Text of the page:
Email marketing is one of the most successful techniques for ecommerce business owners to increase sales. It’s one of the few marketing channels where your audience has already agreed to hear from you. It stands to reason that email is a top focus for many new and expanding online enterprises.
However, it is too simple to lose email as a viable and profitable channel by sending uninteresting emails to the wrong individuals.
Great email marketing campaigns are timely, relevant, and customized. So understanding the basic emails, you may send to consumers is a smart place to start. In general, there are three types of emails you may send:
- Transactional emails, such as receipts and other post-purchase notifications
- Sales emails, new product releases, and newsletters are examples of promotional emails.
- A customer’s actions trigger lifecycle emails. For example, sending an abandoned cart email to clients who did not finish their purchase.
Creating and optimizing all of these possible emails might be difficult for anybody new to building an email marketing campaign from the bottom up. Also, there are indeed numerous variants to the emails you may send within each category—even a cursory check of the campaigns conducted by established firms demonstrates just how much variability is available.
But remember that most emails contain the same functioning “parts”—a subject line and preheader, body content, images, a call to action, and so on. You can start receiving better results from (nearly) every email you send by learning a few tried-and-true email marketing campaign best practices, which we will list in this blog. So, keep reading.
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Subject Lines Matter The Most
The subject line of your email marketing campaign serves a crucial purpose. It’s maybe the single most important aspect in determining whether or not a subscriber opens your email. Even the strongest email in the world will be buried in your readers’ inboxes if the subject line does not inspire them to act.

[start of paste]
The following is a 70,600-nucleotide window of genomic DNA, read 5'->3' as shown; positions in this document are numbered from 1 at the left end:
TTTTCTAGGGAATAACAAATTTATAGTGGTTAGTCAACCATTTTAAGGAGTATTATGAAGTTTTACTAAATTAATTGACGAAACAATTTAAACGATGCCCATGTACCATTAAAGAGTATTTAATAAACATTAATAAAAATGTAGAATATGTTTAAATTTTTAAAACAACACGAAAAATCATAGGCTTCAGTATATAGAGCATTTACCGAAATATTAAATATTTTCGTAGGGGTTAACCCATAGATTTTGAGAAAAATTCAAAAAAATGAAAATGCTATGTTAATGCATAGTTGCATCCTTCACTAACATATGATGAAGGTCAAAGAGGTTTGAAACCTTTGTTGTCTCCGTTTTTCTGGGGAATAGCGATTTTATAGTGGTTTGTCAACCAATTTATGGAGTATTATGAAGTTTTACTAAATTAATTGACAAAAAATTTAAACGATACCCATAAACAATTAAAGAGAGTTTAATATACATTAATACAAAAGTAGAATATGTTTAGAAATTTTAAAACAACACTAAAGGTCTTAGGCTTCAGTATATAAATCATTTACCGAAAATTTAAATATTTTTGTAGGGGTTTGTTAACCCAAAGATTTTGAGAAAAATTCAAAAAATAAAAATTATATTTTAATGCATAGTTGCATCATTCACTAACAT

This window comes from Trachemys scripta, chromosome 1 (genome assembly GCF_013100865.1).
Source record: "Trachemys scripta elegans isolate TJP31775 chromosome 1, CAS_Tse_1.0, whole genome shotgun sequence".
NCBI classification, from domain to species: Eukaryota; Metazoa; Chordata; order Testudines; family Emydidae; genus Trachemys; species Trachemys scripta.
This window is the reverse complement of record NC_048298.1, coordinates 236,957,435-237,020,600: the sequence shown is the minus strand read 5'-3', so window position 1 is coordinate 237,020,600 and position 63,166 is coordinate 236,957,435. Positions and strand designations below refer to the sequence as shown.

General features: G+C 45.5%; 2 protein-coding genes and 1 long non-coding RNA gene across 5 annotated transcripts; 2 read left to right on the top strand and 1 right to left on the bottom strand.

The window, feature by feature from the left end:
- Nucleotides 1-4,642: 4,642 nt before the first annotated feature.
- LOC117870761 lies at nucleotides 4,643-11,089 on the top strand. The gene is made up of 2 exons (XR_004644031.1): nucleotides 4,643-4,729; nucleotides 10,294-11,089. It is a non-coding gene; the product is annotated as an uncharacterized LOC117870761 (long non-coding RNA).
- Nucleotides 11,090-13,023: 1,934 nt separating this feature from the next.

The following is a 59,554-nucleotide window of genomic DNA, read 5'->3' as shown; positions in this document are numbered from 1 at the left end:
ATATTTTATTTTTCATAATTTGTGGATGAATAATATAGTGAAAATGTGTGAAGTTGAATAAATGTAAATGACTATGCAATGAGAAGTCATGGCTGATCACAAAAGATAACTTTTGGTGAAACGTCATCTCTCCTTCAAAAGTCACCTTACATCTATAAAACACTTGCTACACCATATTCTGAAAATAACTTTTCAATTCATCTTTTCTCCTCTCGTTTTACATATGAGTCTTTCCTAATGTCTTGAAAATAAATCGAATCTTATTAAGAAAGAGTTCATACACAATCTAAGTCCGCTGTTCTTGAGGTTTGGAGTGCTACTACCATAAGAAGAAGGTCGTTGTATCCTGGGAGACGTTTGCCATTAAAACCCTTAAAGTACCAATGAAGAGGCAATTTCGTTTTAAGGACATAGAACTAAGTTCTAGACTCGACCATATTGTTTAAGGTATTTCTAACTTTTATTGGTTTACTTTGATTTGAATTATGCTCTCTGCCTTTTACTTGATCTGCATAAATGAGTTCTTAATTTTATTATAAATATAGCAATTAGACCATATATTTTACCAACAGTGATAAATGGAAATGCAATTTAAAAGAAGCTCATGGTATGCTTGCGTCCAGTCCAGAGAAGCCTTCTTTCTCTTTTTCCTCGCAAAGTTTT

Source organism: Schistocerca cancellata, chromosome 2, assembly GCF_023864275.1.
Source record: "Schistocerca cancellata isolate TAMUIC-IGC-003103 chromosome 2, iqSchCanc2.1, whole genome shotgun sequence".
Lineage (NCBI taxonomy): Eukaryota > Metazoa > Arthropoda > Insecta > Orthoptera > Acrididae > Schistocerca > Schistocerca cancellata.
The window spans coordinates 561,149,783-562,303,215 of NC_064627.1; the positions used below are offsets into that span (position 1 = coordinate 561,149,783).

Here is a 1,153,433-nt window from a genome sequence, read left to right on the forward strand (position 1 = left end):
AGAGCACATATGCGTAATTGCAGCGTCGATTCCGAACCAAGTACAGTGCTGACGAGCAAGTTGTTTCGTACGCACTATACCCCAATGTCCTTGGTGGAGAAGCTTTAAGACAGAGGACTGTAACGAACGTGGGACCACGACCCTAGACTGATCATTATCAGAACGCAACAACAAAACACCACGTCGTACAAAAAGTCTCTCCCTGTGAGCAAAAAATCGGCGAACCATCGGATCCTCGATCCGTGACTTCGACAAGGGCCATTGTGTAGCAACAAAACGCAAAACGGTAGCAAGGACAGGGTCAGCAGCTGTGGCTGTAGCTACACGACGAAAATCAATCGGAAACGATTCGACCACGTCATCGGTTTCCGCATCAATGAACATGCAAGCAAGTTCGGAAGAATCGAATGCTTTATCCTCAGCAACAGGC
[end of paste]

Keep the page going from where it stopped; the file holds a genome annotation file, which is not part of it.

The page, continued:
That is why subject lines require more thought than many firms give them. Fortunately, because of its importance, email marketers have extensively studied what constitutes a good subject line. Here are some email marketing campaign best practices:
- Before being creative, be clear: Your subject line should tell readers what they’ll discover in the email rather than relying on imprecise, ambiguous language (although a little intrigue is fine). There should be no opportunity for miscommunication.
- Keep it brief: Mobile email carriers chop off subject lines around 55-70 characters, so keep your message within that limit to avoid having it cut off.
- Not clickbait, but clickable: Because you want many individuals to read your email, it’s simple to oversell the material. However, open rates are only valuable if they direct subscribers to your call-to-action rather than mislead them into unsubscribing.
- Ask questions: According to research, subject lines structured as questions are more likely to interest subscribers.
- When in doubt, do an A/B test: You may learn more about what works for your audience by doing A/B tests on your subject lines.
Segment Your Email List
Segmentation for your email marketing campaign may appear complex, but it just means dividing your email subscribers into smaller, more focused groups. Furthermore, most email marketing providers make it simple to categorize your list.
Segmentation allows you to send more targeted emails to the correct individuals at the right time, increasing the likelihood that each email will convert that part of your consumers. Several criteria may be used to segment your email list, including:
- Customer profile
- Interest in certain areas or services
- Engagement level
For example, you might design an email section for new subscribers who have yet to purchase. Since your objective for that section is to create trust and encourage beginner subscribers to purchase for the first time, you may add first-time discounts in these emails.
You can have a separate division for long-term, loyal consumers who shop regularly and spend a lot of money at your store. You don’t need to provide discounts to encourage those clients to buy, so you can focus on expressing gratitude and offering things they might be interested in. Hence, proper segmentation can help improve the performance and how your audience reacts to your email marketing campaign.
Remove Stale or Unengaged Subscribers
Even if all of the addresses were added via a double opt-in process, an email list would rapidly get stale if you don’t communicate with your subscribers regularly.
Consider this: If you don’t contact your subscribers regularly, they may forget they joined your list in the first place. Sending emails to an out-of-date list might result in significant bounce rates, spam complaints, and unsubscribes.